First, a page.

Women Who Challenged Stereotypes In History
Ladies who have been rockin’ it since way back when by challenging the stereotypes of society. These women broke rules and beat the social norm paving the way for women everywhere today. Let’s not keep focusing on where we are not but where we are going – #WomenPower through and through.
Joan of Arc (1412 – 1431)
She’s considered as a French heroine and a Roman Catholic saint. She broke a social stereotype by successfully leading the French to victory at Orleans at just the age of 17. Her later trail that resulted in being burnt at the stake at the age of 19 led her to be deemed as a martyr that shaped French history.
Queen Elizabeth I (1533 – 1603)
Elizabeth became one of England’s longest serving monarch ruling for 44 years. She is known to have united the country during a period of religious uncertainty and re-established Protestantism to be the faith of England.
She was also known to have inspired the British troops when England was threatened with potential invasion by the Spanish Armada. Elizabeth personally visited the troops at Tilbury and delivered this famous speech:
“I know I have the body but of a weak and feeble woman; but I have the heart and stomach of a king, and a king of England too.”
And guess what? She did this all without ever having a man by her side.
Anne Bonny (1700-1782)
An infamous female pirate of the 1700’s that was known to be one of the most formidable pirates under the command of “Calico Jack” Rackham. She was known to dress, fight, curse and drink like the rest of her male counterparts. She was later capture along with the rest of the Rackham crew and was sentenced to death. However, her execution was postponed as a result of her being pregnant. She was sentenced to prison and her fate remains unknown until today.
Jane Austen (1775 – 1817)
Being on the most famous female authors of all time, her work has transcended through time and remains incredibly popular until today. The author broke the stereotype by writing at a time where female writers were not encouraged.
Marie Curie (1867 – 1934)
Marie Curie was a French/Polish scientist known for her research into radioactivity. In a time where women were condemned to no education, Marie Curie took an interest in Chemistry and Biology which were subjects unconventional for women.
Living in Poland where education was limited to women, she went to pursue her studies in Paris.
Marie Curie became the first woman to receive the the Nobel Prize and also the first person to win the Nobel Prize for two separate categories.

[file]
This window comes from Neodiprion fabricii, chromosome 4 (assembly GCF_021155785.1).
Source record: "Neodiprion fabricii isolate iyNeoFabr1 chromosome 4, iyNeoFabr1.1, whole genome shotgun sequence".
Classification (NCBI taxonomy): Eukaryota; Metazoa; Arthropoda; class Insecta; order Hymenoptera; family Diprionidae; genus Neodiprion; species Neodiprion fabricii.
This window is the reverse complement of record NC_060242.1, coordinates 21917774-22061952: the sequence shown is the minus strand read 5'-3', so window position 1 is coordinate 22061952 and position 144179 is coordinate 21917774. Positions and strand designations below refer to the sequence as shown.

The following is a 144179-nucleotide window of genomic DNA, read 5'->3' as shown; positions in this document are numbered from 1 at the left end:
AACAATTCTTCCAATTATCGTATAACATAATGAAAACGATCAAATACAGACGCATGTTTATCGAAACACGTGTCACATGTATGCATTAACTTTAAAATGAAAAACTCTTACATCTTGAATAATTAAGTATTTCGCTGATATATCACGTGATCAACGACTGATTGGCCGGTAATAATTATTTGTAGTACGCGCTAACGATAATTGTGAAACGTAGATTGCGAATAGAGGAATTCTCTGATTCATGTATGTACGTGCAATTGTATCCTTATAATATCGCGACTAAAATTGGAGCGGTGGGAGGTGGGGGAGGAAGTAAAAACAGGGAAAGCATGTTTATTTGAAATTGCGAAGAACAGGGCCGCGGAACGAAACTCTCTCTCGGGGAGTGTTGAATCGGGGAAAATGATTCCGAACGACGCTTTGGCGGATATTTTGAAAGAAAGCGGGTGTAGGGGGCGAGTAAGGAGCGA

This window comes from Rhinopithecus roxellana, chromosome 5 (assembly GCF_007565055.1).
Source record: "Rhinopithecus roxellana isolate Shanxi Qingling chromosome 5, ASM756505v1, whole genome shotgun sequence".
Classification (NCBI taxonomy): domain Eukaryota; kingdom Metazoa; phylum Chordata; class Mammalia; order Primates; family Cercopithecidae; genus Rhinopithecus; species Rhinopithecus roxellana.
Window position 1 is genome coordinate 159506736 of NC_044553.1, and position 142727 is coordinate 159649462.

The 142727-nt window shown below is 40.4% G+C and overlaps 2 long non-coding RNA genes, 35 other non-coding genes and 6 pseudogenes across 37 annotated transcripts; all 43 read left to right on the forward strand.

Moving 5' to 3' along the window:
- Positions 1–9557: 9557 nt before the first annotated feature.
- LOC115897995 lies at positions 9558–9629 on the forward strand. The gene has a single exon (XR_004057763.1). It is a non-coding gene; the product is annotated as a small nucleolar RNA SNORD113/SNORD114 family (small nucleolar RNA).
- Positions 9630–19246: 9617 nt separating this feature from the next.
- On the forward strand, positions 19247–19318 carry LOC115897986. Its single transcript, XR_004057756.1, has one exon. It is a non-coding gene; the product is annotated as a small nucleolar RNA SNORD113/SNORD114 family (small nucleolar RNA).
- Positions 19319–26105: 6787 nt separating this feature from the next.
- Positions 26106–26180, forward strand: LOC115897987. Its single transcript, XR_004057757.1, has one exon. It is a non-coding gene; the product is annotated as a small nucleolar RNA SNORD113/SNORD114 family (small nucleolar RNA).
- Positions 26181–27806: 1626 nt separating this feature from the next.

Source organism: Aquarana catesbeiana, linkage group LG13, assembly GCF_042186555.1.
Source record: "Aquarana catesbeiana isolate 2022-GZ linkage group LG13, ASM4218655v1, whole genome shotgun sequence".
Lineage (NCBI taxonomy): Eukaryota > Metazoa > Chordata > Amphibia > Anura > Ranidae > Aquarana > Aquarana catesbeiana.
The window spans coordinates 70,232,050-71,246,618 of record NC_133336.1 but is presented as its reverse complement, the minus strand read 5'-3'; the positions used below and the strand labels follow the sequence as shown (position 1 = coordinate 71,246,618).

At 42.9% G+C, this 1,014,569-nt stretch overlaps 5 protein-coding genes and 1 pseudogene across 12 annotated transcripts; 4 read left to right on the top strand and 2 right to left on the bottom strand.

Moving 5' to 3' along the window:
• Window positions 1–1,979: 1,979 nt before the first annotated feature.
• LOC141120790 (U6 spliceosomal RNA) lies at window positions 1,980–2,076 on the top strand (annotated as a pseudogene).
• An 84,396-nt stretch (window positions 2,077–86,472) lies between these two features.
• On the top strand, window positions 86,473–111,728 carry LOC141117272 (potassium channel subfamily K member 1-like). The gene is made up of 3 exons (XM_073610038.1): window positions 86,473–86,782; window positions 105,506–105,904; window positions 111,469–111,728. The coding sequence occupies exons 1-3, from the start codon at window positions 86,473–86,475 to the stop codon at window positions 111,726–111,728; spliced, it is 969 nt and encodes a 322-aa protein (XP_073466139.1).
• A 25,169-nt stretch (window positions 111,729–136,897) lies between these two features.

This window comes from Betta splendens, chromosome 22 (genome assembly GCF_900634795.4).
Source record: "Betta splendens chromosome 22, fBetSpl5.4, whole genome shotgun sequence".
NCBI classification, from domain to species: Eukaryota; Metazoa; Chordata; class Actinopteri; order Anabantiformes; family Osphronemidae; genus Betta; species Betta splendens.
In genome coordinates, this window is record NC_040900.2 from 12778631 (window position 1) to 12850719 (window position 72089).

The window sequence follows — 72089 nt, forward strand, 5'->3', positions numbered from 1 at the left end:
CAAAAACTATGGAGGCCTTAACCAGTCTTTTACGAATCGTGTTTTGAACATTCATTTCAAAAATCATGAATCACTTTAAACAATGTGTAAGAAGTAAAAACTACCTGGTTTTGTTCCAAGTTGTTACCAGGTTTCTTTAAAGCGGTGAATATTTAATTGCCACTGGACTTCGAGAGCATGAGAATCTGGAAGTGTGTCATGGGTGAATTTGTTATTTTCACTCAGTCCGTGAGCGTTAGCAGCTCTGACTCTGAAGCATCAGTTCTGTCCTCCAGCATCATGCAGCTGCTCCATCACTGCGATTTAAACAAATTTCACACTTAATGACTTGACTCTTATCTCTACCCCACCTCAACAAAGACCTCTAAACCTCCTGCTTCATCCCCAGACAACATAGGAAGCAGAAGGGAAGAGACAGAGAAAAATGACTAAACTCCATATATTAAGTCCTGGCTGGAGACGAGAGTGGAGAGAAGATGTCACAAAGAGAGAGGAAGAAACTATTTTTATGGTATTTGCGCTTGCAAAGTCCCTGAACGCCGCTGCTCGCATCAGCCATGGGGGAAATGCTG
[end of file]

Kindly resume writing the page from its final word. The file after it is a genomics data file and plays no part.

It was rumored that she had an incredibly tough time with criticism and hostility as a result of her success in male dominated science world.
Coco Chanel (1883-1971)
Gabrielle “Coco” Chanel was a revolutionary fashion designer known for her innovative style. She redefined women’s dressing in the 20th Century by adapting traditionally male clothing to suit women – shifting away from the long skirts and corset paradigm, she introduced suits and trousers for women. Breaking the gender stereotype through fashion? Yes.
Katherine Hepburn (1907 – 2003)
An American actress known for her sassy and unapologetic attitude, she was like no other in the Hollywood scene at the time. Her beauty was one thing but her strong unabiding views on gender roles was another. Other than her acting talents, she challenged the clothing social norms by appearing on screen wearing trousers – a time where women could’ve been arrested if seen wearing trousers in public.
“I have not lived as a woman. I have lived as a man.” I’ve just done what I damn well wanted to and I made enough money to support myself, and I ain’t afraid of being alone.” – Katherine Hepburn
Margarat Thatcher (1925 – 2013)
“I don’t think there be a woman Prime Minister in my lifetime.” – Margaret Thatcher
Thatcher then became Britain’s first female Prime Minister. Known as the ‘Iron Lady’, she may have not been entirely well-liked during her 10 years of governing with her controversial economic policies. But this lady was no doubt fierce in her beliefs and unwavering of her commitment.
Valentina Tereshkova (1937-present)
A Russian cosmonaut, Tereshkova was the first woman to to travel to space in 1963. During a time of the heated competition between the Soviet Union and the United States known as ‘The Space Race’ which escalated for “space travel supremacy”. She was sent to prove a point and heck yeah she did.
Marilyn Monroe (1926 – 1962)
She needs no introduction. She became one of the most iconic film legends in history aswell as the world’s largest sex symbol, to date. She shifted the ordeals of sensuality for women everywhere. She was unapologetic and fearless of the life she led and was also as real as anyone else out there with her own insecurities and she wasn’t quiet about it either.
“Being a sex symbol is a heavy load to carry, especially when one is tired, hurt and bewildered” – Marilyn Monroe
Nisha Ayub (1979-present)
A Malaysian transgender rights activist who was jailed by the religious police at the age of 21 for dressing like woman. Her 3 months in jail in a male prison led to her facing sexual abuse by the warden and other male prisoners.
Today, Nisha is a representation and the face for a marginalized society. She recently became the first trans woman to receive the US Secretary of State’s International Women of Courage Award by Secretary of State, John Kerry back in March 2016.
Her courage is truly admirable as she continues breaking and fighting stereotypes by inspiring others.